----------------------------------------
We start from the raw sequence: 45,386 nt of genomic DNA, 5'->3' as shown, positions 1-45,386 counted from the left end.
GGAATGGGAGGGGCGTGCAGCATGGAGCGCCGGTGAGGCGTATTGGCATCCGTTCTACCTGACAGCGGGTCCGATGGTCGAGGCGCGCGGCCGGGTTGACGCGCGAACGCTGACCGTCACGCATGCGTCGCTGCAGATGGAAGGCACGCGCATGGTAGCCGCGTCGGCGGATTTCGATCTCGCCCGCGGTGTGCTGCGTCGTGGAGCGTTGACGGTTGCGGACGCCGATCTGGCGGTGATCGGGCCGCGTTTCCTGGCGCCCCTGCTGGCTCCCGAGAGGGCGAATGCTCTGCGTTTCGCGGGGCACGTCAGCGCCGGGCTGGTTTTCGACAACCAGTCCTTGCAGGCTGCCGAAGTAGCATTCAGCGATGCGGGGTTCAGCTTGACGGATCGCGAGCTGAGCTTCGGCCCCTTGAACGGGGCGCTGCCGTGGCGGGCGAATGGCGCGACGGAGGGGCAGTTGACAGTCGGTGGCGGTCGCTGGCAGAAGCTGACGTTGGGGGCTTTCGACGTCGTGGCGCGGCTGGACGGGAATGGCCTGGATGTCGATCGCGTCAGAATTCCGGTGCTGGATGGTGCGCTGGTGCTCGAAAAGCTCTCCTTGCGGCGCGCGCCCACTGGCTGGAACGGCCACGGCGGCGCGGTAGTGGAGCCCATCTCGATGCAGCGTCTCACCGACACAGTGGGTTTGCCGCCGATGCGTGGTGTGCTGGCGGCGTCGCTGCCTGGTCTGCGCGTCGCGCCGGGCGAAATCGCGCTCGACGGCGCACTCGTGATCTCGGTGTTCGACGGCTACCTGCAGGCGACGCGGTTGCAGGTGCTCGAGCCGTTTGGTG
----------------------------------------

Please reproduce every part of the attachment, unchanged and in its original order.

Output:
We start from the raw sequence: 45,386 nt of genomic DNA, 5'->3' as shown, positions 1-45,386 counted from the left end.
GGAATGGGAGGGGCGTGCAGCATGGAGCGCCGGTGAGGCGTATTGGCATCCGTTCTACCTGACAGCGGGTCCGATGGTCGAGGCGCGCGGCCGGGTTGACGCGCGAACGCTGACCGTCACGCATGCGTCGCTGCAGATGGAAGGCACGCGCATGGTAGCCGCGTCGGCGGATTTCGATCTCGCCCGCGGTGTGCTGCGTCGTGGAGCGTTGACGGTTGCGGACGCCGATCTGGCGGTGATCGGGCCGCGTTTCCTGGCGCCCCTGCTGGCTCCCGAGAGGGCGAATGCTCTGCGTTTCGCGGGGCACGTCAGCGCCGGGCTGGTTTTCGACAACCAGTCCTTGCAGGCTGCCGAAGTAGCATTCAGCGATGCGGGGTTCAGCTTGACGGATCGCGAGCTGAGCTTCGGCCCCTTGAACGGGGCGCTGCCGTGGCGGGCGAATGGCGCGACGGAGGGGCAGTTGACAGTCGGTGGCGGTCGCTGGCAGAAGCTGACGTTGGGGGCTTTCGACGTCGTGGCGCGGCTGGACGGGAATGGCCTGGATGTCGATCGCGTCAGAATTCCGGTGCTGGATGGTGCGCTGGTGCTCGAAAAGCTCTCCTTGCGGCGCGCGCCCACTGGCTGGAACGGCCACGGCGGCGCGGTAGTGGAGCCCATCTCGATGCAGCGTCTCACCGACACAGTGGGTTTGCCGCCGATGCGTGGTGTGCTGGCGGCGTCGCTGCCTGGTCTGCGCGTCGCGCCGGGCGAAATCGCGCTCGACGGCGCACTCGTGATCTCGGTGTTCGACGGCTACCTGCAGGCGACGCGGTTGCAGGTGCTCGAGCCGTTTGGTG